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Tiny Bubbles: This Spa Brings In $1,000 a Month Extra with Micro Bubble Treatments

Provide relief, reduce costs and boost sales.

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BUBBLE BATHS PAMPER and relax. Microbubble baths do, too, but they also deep clean and help to treat a variety of skin problems in pets.

Danielle Wilson of Bath & Biscuits in Granville, OH, has been providing this type of hydrotherapy for more than three years.

THE IDEA

Provide relief, reduce costs and boost sales. Wilson learned of microbubble bathing systems at a pet industry trade show. Originating in Japan, they use bubbles greater than 2 and less than 25 micrometers to penetrate hair follicles and skin pores. These teeny tiny bubbles attract and bond with dirt as well as with bacteria, yeast and allergens, and lift them to the water’s surface. Oxygen from burst microbubbles also boosts skin metabolism and promotes healing.

“I really liked the idea,” she says. “I was a vet tech for many years and had seen never-ending battles with skin problems.”

Using microbubbles during a groom also reduces the amount of water, shampoo and conditioner needed. All this, combined with her ability to offer 15-minute treatments as an add-on, convinced Wilson to buy a system.

THE EXECUTION

Pick, promote & treat. Wilson researched manufacturers from around the world before choosing NatureBless in Singapore. Her first microbubble bathing system cost just $350, but a year later she upgraded to a $1,100 model. Its bubble-generating unit sits on the floor, connected to two nozzled hoses: One draws in water from a filled grooming tub, and the other returns microbubbly water to the tub. The second hose can also be used to apply bubbles to body areas not submerged.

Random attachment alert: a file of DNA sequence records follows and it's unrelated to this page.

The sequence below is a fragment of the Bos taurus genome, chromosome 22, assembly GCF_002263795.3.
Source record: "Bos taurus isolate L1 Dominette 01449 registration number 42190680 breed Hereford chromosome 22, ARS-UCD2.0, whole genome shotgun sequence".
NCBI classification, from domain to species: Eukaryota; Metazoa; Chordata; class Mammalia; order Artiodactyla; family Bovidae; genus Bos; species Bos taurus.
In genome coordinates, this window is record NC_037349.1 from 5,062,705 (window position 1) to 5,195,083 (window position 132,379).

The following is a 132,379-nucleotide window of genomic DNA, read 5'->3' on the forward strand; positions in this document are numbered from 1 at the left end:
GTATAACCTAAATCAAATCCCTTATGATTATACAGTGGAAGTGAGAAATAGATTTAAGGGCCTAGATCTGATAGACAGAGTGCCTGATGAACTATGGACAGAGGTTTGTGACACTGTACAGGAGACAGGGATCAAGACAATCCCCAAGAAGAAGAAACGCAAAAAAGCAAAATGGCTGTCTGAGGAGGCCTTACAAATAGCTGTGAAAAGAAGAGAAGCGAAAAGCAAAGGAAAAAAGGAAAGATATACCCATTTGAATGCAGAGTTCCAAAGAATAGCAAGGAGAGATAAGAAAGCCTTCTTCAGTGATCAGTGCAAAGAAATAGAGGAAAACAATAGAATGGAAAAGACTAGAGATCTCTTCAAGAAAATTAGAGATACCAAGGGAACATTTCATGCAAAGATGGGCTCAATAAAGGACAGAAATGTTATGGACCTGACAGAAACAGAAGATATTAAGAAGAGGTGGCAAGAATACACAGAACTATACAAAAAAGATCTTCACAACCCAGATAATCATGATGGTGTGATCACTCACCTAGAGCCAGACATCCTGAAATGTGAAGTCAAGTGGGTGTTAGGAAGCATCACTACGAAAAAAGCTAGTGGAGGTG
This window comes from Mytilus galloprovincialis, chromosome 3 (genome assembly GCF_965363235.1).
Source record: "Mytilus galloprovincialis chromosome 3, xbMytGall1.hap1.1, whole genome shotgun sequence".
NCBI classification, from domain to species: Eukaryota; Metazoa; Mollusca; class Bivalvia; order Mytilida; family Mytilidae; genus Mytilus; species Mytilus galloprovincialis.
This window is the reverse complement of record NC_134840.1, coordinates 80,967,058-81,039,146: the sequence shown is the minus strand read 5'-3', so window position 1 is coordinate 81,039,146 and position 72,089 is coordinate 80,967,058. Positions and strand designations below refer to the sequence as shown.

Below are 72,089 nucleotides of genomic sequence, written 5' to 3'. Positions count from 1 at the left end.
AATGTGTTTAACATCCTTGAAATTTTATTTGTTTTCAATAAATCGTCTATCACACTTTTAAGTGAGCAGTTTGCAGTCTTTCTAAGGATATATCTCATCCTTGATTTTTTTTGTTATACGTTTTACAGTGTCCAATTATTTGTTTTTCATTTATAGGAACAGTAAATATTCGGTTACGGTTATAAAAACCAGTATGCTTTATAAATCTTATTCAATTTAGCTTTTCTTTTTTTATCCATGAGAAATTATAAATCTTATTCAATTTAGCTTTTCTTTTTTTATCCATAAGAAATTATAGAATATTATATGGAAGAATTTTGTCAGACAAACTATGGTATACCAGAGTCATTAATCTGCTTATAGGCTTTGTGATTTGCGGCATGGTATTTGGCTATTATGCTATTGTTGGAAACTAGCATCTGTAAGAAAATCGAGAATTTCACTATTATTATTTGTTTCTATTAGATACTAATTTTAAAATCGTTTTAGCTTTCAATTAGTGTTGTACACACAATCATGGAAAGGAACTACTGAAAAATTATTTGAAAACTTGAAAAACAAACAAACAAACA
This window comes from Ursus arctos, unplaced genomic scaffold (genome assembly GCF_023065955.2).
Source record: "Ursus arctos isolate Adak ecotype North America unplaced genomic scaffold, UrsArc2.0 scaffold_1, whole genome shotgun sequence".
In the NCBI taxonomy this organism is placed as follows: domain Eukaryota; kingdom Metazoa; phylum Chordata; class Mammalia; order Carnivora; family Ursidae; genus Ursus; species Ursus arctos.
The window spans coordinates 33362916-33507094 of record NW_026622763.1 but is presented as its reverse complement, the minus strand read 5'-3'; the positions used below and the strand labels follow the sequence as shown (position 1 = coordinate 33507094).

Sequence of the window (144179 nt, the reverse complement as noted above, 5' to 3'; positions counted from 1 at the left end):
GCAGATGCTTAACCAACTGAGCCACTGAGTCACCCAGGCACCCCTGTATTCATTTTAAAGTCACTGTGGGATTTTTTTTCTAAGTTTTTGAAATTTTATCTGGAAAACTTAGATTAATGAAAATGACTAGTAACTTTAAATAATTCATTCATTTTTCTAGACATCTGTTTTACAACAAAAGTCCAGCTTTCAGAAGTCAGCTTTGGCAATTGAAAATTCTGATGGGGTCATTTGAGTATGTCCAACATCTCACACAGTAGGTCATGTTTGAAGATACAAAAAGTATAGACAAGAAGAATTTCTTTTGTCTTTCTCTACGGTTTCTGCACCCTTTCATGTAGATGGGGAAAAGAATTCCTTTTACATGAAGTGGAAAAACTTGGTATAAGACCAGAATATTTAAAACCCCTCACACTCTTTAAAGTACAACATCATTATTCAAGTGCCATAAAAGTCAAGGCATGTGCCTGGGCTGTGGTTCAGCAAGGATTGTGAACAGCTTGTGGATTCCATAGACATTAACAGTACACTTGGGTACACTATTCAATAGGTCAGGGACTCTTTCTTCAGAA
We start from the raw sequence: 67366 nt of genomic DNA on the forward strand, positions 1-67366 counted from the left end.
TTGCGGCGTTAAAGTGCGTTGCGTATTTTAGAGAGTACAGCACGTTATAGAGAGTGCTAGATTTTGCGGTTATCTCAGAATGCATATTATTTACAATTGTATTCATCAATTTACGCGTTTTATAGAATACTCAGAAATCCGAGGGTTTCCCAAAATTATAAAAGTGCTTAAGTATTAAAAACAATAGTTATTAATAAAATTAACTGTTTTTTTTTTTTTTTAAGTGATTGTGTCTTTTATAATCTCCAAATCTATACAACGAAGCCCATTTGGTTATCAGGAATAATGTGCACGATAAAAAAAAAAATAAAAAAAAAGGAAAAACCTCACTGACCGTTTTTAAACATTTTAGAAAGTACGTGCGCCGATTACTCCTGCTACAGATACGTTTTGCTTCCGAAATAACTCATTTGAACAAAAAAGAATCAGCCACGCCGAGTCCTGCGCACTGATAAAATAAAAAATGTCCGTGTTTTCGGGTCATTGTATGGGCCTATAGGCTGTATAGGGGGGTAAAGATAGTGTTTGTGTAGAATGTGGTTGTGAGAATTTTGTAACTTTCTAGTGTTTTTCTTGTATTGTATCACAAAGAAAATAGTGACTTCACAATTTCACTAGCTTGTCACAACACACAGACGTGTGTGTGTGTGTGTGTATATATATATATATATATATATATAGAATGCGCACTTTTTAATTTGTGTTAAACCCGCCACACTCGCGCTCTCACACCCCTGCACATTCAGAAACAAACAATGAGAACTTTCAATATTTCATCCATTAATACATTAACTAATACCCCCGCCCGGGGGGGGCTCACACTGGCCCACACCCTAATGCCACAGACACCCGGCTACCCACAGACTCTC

“The microbubbles make the water this milky color, from the churning action. I tell customers that they’re scrubbing bubbles,” Wilson explains, adding that while effective, they are gentle on skin.

In addition to promoting the treatment for skin problems, she also recommends it for senior dogs.

“The bursting bubbles create heat, which helps with sore muscles and arthritis.”

And for those who encounter a skunk: “It has been tremendous for de-skunking dogs. It gets down in hair shafts and pores, helping us get rid of the smell so much quicker.”

THE RESULTS

Healthier dogs & higher revenue. Wilson points to late Sweetpea the Bulldog as one of her microbubble bathing successes. After years of struggling with skin allergies, the pup came in for a treatment and saw immediate relief.

“Sweetpea was such a happier dog, not having to stop every 2 feet to scratch,” she says. “It was devastating to lose her, but really cool to know that for the last year and a half of her life, she wasn’t miserable and itching.”

Wilson charges $10 to $15, depending on size of dog, for a microbubble bath. (She has yet to try it on cats.) Treatments bring in $1,000 in extra revenue a month, plus provide savings on utilities and bathing supplies.

Do It Yourself: Start Your Own Bubble Treatments

  • Choose the right microbubble bathing system for your business. They can range greatly in cost, to upwards of $10,000.
  • Start by offering the treatment for free. Wilson benefited from positive word of mouth when she did.
  • Promote regular and seasonal benefits, from skin problems to allergies to skunkings.
  • Sell local veterinarians benefits on the treatment. Wilson has one in particular who regularly sends her clients.
  • Promote on social media with cute videos. See instagram.com/bathnbiscuits for Sweetpea bubbling in a tub.

Pamela Mitchell is the senior editor at PETS+. She works from her home office in Houston, TX, with Spot the senior Boston Terrier as her assistant.

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Best of the Best

Pet Boutique Gets a ‘Scathing’ Yelp Review … and Does Something Beautiful with It

Owner turned a negative into a positive.

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In December 2015, a customer left a one-star review of The Fish & The Bone on Yelp. Her dog had destroyed a plush toy in mere minutes, and the offer of 20 percent off a different toy wasn’t sufficient — she wanted store credit for the full amount.

Owner Kathy Palmer saw in the situation an opportunity not only to examine her toy sales and return policies, but also to learn more about her customers and help homeless dogs.

A customer’s dog destroying a new toy within minutes prompted a negative Yelp review, which led the store to poll all its customers.

THE IDEA

Turn a Negative Into a Positive

The Fish & The Bone has never guaranteed the toys it sells, with the exception of those backed by a manufacturer. Staff members help to match products to chewing power, but they are trained to explain that dogs will be dogs.